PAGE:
During the lockdown regime of the past year, millions of Americans turned to their televisions, computers, and phone screens to escape despair. Because we are creatures of innovation and curiosity, however, many people taught themselves to make sourdough bread starters from the internet and something new the next day.
The bread-baking game got so out of hand at one point this summer that yeast vanished from grocery store shelves. The appetite for hobbies, knowledge, and bread was ferocious.
Suddenly barred from dining out, the gastronomically inclined turned to their own kitchens, ordered new tools from the internet, and taught themselves culinary tricks. Social media overflowed with images of the burgeoning class of new home chefs, spurned from their favorite table at Le Diplomate but finally finding joy in sipping Gamay at home while searing their first-ever magret de canard.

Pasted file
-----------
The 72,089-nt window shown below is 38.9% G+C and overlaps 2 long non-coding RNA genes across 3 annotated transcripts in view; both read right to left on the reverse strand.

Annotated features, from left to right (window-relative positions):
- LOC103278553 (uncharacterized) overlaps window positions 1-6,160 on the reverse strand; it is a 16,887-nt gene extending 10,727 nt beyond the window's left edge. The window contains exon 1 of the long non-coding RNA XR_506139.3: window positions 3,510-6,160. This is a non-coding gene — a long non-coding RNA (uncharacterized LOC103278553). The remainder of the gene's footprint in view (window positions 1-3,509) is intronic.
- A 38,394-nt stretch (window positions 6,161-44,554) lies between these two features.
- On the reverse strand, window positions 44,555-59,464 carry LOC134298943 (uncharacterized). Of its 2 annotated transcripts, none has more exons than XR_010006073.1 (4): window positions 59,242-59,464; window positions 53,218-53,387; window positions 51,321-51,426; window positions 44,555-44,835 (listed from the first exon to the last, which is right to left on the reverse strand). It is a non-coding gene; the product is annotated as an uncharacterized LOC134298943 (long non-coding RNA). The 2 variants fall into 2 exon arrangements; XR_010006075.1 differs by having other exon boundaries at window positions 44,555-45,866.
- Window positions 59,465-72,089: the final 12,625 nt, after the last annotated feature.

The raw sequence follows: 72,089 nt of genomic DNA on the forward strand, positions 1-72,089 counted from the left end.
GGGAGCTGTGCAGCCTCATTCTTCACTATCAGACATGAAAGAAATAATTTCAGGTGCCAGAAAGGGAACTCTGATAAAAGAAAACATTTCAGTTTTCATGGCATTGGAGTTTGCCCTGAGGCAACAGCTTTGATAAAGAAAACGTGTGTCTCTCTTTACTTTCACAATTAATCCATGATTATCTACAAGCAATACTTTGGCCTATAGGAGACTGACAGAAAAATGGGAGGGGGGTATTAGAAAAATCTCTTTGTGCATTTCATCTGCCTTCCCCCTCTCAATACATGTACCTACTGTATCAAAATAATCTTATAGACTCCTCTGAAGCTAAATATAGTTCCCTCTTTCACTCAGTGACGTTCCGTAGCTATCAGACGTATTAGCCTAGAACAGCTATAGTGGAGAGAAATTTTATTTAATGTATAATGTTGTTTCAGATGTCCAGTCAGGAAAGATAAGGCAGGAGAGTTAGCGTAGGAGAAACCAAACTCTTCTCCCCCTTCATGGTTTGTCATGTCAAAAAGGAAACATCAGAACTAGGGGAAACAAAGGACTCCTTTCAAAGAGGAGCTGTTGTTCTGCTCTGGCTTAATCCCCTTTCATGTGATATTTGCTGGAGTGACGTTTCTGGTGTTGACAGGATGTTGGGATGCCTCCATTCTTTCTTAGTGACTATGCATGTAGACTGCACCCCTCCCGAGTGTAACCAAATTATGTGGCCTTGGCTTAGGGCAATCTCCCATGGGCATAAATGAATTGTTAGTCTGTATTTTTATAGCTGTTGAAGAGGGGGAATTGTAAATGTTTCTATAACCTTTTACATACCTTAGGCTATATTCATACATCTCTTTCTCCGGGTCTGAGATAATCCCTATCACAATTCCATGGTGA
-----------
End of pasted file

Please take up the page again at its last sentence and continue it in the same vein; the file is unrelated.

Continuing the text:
It takes a nearly perfect combination of skill, approachability, and charisma to hook an audience the way Julia Child did, but one cooking channel stood above the rest, garnering millions of loyal followers even before the pandemic. Bon Appetit’s “Test Kitchen” series on YouTube seemed to truly understand people’s modern need for a combination of real instruction with a willingness to fail.
Even in the vast sea of online cooking shows, this one stood out. Imagine the natural give and take of NBC’s enormously popular sitcom “Friends” in a cooking show. That was the vibe from the bright and engaging stars of the “Test Kitchen.”
Even with all its charisma and promise, however, Bon Appetit couldn’t stave off the death grip of leftist ideology. It became one more source of entertainment and inspiration relegated to the burning cultural heap just when Americans most needed a pandemic and political escape.
Bon Appetit Used to Be So Fun
In its first episode, food editor Claire Saffitz delighted viewers in her “Gourmet Makes” segments in repeated attempts to reproduce a gourmet Twinkie. This episode received more than 6 million views on YouTube. In another episode, Saffitz and her team reproduced Bagel Bites. Other episodes featured attempts at Oreos, Skittles, and Pringles.